“Welcome to the land of the living,” said Great Grandma. “At your age I would’ve had breakfast cooked, the kids ready and off to school, the house cleaned and dinner started.

There wasn’t school on Saturday, I thought as she went on.

Always remember that there’s always something to be done around the house. Don’t be a lazy boy; it’s easy to become a lazy man,” my Grandma stated as a matter of fact.

Even though my great grandma was right, that didn’t mean I had to acknowledge it. I had plenty of time to be responsible. Isn’t that what my adult years are for? And at the moment I had about six or seven more years left to be a lazy boy.

 

We gathered everything together and loaded it up into the car.

“Hey Mom, since we have to ride pass Alex’s house on the way, can he go with us?” I asked not wanting to have to be tortured all by myself.

“Sure, that’s fine with me. When we get there, I’ll go up to the door with you to make sure Mrs. La Porte is fine with him coming with us.”

Once we were at Alex’s house, everything worked out and Mrs. La Porte even agreed to Alex spending the night. Once we made it to the church there were people everywhere. Most of everyone I knew from the neighborhood.

“Hey! Let’s go over to the tables and see what’s for sale,” Alex said eager to see if we would get lucky and find something worthwhile. I was, of course, full of doubt.

“Okay! But I doubt we’d find anything considering we got here a little late,” I stated.

“Take these pies with you and don’t get into any trouble,” my mom yelled as if she still had to say such a thing.

After putting the pies down near Mrs. Crop, we started our exploration. At first nothing but old clothes, coats and shoes, and what looked to me like junk. It was stuff that people refused to throw away. Telling anyone that asked how this or that held such sentimental value.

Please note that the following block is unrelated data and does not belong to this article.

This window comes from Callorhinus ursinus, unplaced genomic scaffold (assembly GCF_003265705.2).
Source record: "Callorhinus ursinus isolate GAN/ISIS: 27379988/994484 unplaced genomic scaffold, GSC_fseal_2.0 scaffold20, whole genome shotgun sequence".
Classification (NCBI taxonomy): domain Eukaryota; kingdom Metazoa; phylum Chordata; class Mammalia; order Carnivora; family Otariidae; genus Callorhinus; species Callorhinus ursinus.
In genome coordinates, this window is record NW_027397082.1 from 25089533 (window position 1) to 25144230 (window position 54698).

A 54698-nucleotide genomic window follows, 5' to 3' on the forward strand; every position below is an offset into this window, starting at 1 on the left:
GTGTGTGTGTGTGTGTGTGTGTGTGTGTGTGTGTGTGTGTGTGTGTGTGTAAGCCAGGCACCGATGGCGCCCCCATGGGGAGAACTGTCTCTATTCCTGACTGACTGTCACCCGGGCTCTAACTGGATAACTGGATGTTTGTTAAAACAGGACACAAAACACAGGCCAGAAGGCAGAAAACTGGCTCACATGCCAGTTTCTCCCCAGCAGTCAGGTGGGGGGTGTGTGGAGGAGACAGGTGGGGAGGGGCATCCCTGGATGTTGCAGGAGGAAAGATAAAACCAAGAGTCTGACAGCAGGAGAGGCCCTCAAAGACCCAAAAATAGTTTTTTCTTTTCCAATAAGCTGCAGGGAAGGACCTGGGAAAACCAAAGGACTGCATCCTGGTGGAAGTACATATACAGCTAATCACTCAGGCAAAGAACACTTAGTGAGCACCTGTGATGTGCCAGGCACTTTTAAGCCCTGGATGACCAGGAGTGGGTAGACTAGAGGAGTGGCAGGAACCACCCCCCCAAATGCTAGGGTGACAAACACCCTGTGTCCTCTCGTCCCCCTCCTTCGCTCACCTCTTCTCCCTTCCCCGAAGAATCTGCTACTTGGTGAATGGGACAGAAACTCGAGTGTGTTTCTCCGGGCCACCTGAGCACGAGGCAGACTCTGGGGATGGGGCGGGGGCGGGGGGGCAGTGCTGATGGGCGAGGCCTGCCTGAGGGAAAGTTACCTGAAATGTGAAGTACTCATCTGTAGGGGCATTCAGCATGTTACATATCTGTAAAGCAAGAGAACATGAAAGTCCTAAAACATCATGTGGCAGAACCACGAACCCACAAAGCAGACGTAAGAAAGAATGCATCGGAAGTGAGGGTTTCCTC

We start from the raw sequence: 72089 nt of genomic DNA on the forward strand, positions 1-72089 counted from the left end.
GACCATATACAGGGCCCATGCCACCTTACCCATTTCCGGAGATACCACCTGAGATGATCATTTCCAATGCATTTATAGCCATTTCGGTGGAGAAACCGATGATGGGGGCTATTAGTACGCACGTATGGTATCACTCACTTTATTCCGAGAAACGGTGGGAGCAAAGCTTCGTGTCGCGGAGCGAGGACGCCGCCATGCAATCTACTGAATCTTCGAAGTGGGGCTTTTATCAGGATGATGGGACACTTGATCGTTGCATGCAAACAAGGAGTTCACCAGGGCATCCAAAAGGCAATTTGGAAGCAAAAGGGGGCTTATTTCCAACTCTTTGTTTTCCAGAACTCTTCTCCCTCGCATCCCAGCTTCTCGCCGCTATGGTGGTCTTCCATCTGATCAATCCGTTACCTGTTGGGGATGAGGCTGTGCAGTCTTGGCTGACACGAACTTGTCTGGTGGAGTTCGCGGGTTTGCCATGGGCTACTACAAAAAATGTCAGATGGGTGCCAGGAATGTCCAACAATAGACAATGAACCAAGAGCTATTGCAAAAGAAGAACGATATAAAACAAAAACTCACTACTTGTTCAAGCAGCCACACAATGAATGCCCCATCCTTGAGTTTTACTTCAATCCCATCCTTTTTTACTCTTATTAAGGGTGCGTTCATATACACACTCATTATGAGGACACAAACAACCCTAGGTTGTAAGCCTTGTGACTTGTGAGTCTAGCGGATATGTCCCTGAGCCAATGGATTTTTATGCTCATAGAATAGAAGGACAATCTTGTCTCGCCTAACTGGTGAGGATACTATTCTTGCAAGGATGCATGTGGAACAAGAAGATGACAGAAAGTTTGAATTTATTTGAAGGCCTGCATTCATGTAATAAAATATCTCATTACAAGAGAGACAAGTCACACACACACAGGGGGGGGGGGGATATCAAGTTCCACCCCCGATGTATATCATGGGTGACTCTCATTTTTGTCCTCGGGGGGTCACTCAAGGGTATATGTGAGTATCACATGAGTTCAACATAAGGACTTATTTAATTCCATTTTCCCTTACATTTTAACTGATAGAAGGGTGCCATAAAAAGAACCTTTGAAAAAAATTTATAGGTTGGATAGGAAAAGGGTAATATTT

“Look! Over there, underneath those boxes, I see something,” said Alex curiously.

We started peeling back all of the stuff at the end of the table, and we came across these really old looking books. But the weirdest thing was when we opened the books, the pages were all blank.

“What kind of books are these?” Alex asked as if he was hoping I had some sort of clue.

They were leather bound with some sort of twine. Something you’d find in an Indiana Jones movie.

We both sat there flipping through the stack of books, hoping they hand an interesting story to tell. But nothing but blank pages.

“Once upon a time, Alex and David spent their day at the batting cage practicing their swings,” I said, still with a little bit of regret at how my summer was shaping up to be a dud.

All of a sudden the words coming out of my mouth started appearing on the pages.

“Alex, check this out!,” I yelled as pulling on his arm to get his attention.

“How did you do that?” he asked as if it was something I had control over.

“I don’t know,” I spoke back in a sort of trance.

“Keep talking to the book, let’s see what happens next. Is there a microphone on this thing?” We both laughed at how ridiculous that sounded. But then again, could he be right?

“Here goes nothing,” I said to Alex, letting him know we should brace ourselves, for we did not know what may happen next. “Once upon a time, Alex and I were at a batting cage.”  I spoke the same words as before and they appeared on the pages of the book.

“Keep talking!” Alex shouted almost loud enough for the world to hear.

Suddenly, a gust of wind swept up from out of the book. Instead of being at the church, we were hitting balls on a real baseball field. People were in the stands cheering us on; it seemed that whatever you said out loud while holding the book in your hands, it came true.

We were dressed in Cardinal uniforms, and we were practicing with some of our favorite players. It was the most amazing thing ever.

Alex and I couldn’t believe it. We were professional baseball players and barely out of the seventh grade. After what seemed like a few enjoyable minutes, somehow we ended up back at the table at the church sale.  Just in time because my mom came around the corner to check on us.

“What are you boys up to?” she asked.

“Nothing much, just hanging around,” I said, trying so very hard not to look like I was having the best time of my life.